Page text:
This content of this post originally appeared in the “JNL” section of the Janesville Gazette.
Robin Williams is hearing the voice of Oscar in his ear once again. He gives an amazing performance in “Patch Adams,” playing a middle-aged medical student who yearns to help people stuck in hospitals. In other words, he wants to “treat the patient, not the disease.”
“Patch Adams” tells the story of a once selfâ€”committed insane asylum patient who wants to become a doctor. Adams (Williams) commits himself to a mental institution because he’s suicidal. But he learns that he has a special knack for helping those deemed not able to be helped.
After leaving the asylum, Adams enrolls in med school. There, he becomes one of the top students in his class, but is admonished severely by the dean for visiting patients while only in his second year of school.
By other people’s standards. Adams has a radical way of thinking. People are surprised when he asks about the patients’ names. He treats patients with laughter and amusement; he becomes their friend instead of their superior.
Monica Potter plays Adamsâ€™ girlfriend at college. She gives a realistic performance, allowing Williams to play off her personality, making his acting even more believable.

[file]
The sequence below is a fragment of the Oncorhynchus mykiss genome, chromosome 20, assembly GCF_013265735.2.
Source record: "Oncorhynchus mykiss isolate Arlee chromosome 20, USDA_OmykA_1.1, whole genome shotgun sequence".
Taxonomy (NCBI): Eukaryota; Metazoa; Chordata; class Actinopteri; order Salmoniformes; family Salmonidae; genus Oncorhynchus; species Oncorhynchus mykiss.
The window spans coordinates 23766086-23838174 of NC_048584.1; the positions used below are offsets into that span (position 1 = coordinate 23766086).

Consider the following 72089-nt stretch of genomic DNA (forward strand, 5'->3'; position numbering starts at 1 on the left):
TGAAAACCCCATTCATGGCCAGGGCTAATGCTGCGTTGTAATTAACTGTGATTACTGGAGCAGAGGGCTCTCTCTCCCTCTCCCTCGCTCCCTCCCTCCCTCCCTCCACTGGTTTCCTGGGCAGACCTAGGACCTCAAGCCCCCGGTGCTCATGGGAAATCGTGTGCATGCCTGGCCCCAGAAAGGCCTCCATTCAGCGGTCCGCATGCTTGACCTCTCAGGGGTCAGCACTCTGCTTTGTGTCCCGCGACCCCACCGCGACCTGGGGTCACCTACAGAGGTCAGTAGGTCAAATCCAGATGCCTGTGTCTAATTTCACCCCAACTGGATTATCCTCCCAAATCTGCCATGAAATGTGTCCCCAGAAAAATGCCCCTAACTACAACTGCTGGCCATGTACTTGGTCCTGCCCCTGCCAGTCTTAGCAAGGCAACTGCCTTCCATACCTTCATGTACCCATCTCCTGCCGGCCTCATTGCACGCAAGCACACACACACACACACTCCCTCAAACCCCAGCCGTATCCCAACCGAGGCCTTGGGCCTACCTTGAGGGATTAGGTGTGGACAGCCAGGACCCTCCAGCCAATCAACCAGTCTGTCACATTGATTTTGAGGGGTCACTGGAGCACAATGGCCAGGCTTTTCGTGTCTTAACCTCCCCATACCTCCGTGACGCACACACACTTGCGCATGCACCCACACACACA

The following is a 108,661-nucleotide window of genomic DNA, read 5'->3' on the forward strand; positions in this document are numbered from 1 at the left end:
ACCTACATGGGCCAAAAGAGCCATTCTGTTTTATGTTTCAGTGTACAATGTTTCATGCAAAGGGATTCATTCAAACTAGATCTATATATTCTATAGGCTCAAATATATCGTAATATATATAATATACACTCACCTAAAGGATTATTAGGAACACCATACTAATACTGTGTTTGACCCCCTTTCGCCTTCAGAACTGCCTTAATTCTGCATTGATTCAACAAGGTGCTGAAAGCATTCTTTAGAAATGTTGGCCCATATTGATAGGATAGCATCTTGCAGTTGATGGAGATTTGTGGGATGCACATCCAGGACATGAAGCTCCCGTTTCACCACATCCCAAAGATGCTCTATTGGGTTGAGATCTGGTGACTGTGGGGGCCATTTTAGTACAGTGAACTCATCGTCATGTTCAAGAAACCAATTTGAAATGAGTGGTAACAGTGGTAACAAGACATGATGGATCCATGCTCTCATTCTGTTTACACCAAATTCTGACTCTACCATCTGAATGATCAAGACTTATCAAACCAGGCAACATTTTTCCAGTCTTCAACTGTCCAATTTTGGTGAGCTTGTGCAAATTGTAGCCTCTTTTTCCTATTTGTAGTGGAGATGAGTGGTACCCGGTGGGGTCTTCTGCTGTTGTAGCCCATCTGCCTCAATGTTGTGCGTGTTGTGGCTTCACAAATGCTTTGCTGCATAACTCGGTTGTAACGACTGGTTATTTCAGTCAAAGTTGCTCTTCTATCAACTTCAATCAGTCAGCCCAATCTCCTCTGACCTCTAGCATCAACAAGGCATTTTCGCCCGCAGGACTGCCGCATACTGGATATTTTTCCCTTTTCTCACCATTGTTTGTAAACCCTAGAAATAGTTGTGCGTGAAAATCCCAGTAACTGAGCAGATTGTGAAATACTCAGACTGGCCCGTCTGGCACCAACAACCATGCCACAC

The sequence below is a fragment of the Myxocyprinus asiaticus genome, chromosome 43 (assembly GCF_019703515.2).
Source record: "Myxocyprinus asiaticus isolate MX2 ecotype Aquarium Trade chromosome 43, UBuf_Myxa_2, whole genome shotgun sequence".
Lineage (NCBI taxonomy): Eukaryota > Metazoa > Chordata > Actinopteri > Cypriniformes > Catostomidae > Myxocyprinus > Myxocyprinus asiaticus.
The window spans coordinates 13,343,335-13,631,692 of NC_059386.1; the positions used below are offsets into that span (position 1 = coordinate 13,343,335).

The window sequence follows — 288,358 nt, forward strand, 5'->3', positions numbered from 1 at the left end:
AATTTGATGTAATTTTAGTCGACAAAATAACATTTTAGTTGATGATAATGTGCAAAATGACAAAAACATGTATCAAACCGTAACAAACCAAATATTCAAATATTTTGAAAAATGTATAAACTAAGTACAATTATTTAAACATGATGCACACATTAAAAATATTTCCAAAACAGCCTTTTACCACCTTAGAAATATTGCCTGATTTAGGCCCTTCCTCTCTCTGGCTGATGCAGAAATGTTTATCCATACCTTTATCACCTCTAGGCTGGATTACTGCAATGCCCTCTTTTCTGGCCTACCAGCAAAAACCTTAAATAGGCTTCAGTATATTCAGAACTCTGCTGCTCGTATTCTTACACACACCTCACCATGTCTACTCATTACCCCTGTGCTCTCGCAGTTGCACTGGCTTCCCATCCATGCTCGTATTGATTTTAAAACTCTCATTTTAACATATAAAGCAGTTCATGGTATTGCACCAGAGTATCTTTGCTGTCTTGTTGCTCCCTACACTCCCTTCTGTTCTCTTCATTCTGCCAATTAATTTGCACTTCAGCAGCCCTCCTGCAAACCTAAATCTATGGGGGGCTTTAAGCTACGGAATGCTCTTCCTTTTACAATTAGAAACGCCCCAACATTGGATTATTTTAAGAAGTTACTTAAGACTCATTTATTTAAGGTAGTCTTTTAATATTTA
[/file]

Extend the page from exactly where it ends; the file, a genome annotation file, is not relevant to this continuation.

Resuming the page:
“Patch Adams” is advertised as a comedy, but it is much more than that. Yes, it is, first and foremost, a comedy. but it also is a romance and a drama. it explores the ideas of the mind, equality between patients and doctors, and the value of human life, specifically those people admitted to hospitals.
“If you treat a disease. you win or lose, but if you treat a patient, I guarantee that you’ll win,” Adams says. What he means is: The doctor can either cure or not cure a disease. But the experience and value they gain by becoming the friend of the patient can only benefit them.
Few things about this movie bothered me, one being all of the off-color jokes thrown in. Most of them were unneeded; a few were there to emphasize points that were being made.
“Patch Adams” is based on a true story. one that is still unfolding in real life. Some of the major plot elements seem a little too odd to be real but they are just based on a true story.
This is the fourth time I’ve reviewed Robin Williams on the big screen and as it has been with the majority of his movies, it was funny, entertaining and enjoyable by all.